Axiom
05-06-2006, 09:48 PM
Given it was apparently in an intercolliegate match perhaps Dr Fine didn't have too much respect for his opponent. A better question may have been: Has it been played in a serious game between two GMs? The answer as far as I can tell is no, but maybe someone else has better info on that score.
there is no data on this opening 1 e4 d5 2 f3 , hence is a great surprise weapon.....no surprise r.fine played it,knowing his understanding of psychological elements.......i ask you to experiment with it, play g3, bg2 and counter bl on the g1-a7 diagonal by either be3,qd2 or nh3-f2, slowly build kside pressure...........1....d5 tries to unsettle white, 2f3 rebounds this............if anyone tries this i would be interested in reports

Rincewind
05-06-2006, 10:42 PM
no surprise r.fine played it,knowing his understanding of psychological elements

Reminds me of a funny story. Someone (I forget who) commenting on Fine's decision to give up chess for a career in psychology.

It was a great loss for chess and at best just a draw for psychology.

Kevin Bonham
05-06-2006, 10:53 PM
Come on guys, seriously you havent come across the forced win against 1... d5??

1.e4 d5?? 2.d4!! dxe4 3. Nc3 Nf6 4. f3! black resigns :D

2...e6! =/+ (see sig)

Axiom: I'm a sucker for challenges. I will play 2.f3 in a blitz tournament sometime and report back to this thread. :D

Carl Gorka
05-06-2006, 11:01 PM
I've been playing lines with b4.

eg. 1.e4 d5 2.ed5 Qd5 3.Nc3 Qa5 4.Nf3 Nf6 5.Be2 Bf5 (5..c6!?) 6.b4!?

Got good results with it even though Scandinavian players must know these lines:D

Basil
05-06-2006, 11:11 PM
I've been playing lines with b4.

eg. 1.e4 d5 2.ed5 Qd5 3.Nc3 Qa5 4.Nf3 Nf6 5.Be2 Bf5 (5..c6!?) 6.b4!?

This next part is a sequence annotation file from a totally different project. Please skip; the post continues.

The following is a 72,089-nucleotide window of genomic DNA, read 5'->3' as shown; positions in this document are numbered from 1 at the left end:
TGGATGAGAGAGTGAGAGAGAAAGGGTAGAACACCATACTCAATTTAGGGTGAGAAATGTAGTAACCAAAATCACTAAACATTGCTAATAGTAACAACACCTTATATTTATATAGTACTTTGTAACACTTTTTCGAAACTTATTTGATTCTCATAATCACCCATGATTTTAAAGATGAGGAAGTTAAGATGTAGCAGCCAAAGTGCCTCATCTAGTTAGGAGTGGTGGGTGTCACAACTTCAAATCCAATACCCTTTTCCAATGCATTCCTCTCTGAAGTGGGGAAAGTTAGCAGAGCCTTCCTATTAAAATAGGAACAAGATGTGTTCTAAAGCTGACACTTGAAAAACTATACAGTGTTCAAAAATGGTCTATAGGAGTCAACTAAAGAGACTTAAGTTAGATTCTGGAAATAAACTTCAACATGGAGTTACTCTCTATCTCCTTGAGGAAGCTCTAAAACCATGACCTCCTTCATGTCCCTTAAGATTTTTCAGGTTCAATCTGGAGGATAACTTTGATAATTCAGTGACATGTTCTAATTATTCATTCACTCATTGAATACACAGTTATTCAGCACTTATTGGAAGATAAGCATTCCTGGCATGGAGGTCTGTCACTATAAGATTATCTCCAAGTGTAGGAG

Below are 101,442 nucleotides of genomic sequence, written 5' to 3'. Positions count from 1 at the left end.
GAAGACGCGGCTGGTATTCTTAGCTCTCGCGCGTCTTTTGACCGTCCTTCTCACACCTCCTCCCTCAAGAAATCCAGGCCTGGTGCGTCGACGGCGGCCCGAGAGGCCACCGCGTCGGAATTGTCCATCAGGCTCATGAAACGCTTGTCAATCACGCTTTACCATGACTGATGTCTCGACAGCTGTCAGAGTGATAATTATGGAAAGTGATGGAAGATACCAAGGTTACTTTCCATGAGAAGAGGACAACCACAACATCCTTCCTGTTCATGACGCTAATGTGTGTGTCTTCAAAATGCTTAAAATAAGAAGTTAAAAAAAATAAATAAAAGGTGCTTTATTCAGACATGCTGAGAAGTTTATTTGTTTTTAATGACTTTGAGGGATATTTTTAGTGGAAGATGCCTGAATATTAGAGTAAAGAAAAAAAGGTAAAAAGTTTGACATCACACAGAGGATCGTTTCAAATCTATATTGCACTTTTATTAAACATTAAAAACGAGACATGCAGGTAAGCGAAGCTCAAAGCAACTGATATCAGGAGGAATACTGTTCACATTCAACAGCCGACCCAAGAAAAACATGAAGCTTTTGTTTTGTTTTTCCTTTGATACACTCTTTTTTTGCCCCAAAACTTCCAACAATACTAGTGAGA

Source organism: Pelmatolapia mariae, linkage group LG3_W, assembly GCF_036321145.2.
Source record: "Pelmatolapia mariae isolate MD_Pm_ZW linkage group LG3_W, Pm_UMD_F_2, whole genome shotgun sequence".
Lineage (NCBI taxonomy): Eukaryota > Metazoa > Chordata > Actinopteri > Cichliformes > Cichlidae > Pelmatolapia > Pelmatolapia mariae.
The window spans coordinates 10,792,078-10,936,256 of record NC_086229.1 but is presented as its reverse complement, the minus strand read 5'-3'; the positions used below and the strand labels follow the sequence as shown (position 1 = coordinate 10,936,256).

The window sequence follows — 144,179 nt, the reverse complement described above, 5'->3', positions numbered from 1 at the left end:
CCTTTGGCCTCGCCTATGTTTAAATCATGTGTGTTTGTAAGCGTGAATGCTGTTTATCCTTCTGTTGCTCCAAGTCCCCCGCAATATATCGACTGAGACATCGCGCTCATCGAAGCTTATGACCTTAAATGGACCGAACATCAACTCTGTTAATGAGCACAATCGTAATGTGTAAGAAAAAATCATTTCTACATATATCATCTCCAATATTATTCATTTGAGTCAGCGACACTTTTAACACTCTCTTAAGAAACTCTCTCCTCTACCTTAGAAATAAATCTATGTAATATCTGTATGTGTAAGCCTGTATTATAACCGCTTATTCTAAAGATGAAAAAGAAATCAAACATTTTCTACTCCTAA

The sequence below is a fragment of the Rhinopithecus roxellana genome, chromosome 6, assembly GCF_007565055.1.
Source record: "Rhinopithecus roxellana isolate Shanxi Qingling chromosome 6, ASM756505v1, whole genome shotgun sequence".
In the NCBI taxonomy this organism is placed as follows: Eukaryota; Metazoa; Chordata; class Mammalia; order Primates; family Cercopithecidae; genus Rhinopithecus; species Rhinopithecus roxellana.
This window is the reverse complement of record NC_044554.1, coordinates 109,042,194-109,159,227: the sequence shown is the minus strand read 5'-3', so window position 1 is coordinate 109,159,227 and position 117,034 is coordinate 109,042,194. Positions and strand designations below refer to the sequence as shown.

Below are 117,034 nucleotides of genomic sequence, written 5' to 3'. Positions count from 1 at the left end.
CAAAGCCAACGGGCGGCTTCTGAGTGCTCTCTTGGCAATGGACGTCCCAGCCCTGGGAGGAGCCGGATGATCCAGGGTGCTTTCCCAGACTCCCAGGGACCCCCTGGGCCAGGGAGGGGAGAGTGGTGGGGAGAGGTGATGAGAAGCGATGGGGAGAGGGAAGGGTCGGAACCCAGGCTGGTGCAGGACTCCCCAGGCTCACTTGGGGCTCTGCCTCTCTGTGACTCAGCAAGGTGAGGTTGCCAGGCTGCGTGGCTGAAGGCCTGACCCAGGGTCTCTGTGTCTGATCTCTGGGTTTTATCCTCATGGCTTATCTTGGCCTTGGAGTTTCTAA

Got good results with it even though Scandinavian players must know these lines:D

I don't like the 2... Qd5 much for black (qv), however b4 is a good response to Bf5. Not so sure against c6. Either way, black shouldn't be fiddling with either - needs to look at his k-side and dark squared bishop more quickly.

Carl Gorka
05-06-2006, 11:18 PM
I don't like the 2... Qd5 much for black (qv), however b4 is a good response to Bf5. Not so sure against c6. Either way, black shouldn't be fiddling with either - needs to look at his k-side and dark squared bishop more quickly.

b4 is bad against ..c6 as black still defends b7 so White doesn't gain anything from Rb1 in response to Qxb4.

I wouldn't play the Scandinavian myself but I've started to give it some respect recently....I used to think it was just rubbish

Axiom
05-06-2006, 11:25 PM
2...e6! =/+ (see sig)

Axiom: I'm a sucker for challenges. I will play 2.f3 in a blitz tournament sometime and report back to this thread. :D
cool kb, i would be happy to play 2f3 against your french too, if you want

Basil
06-06-2006, 12:12 AM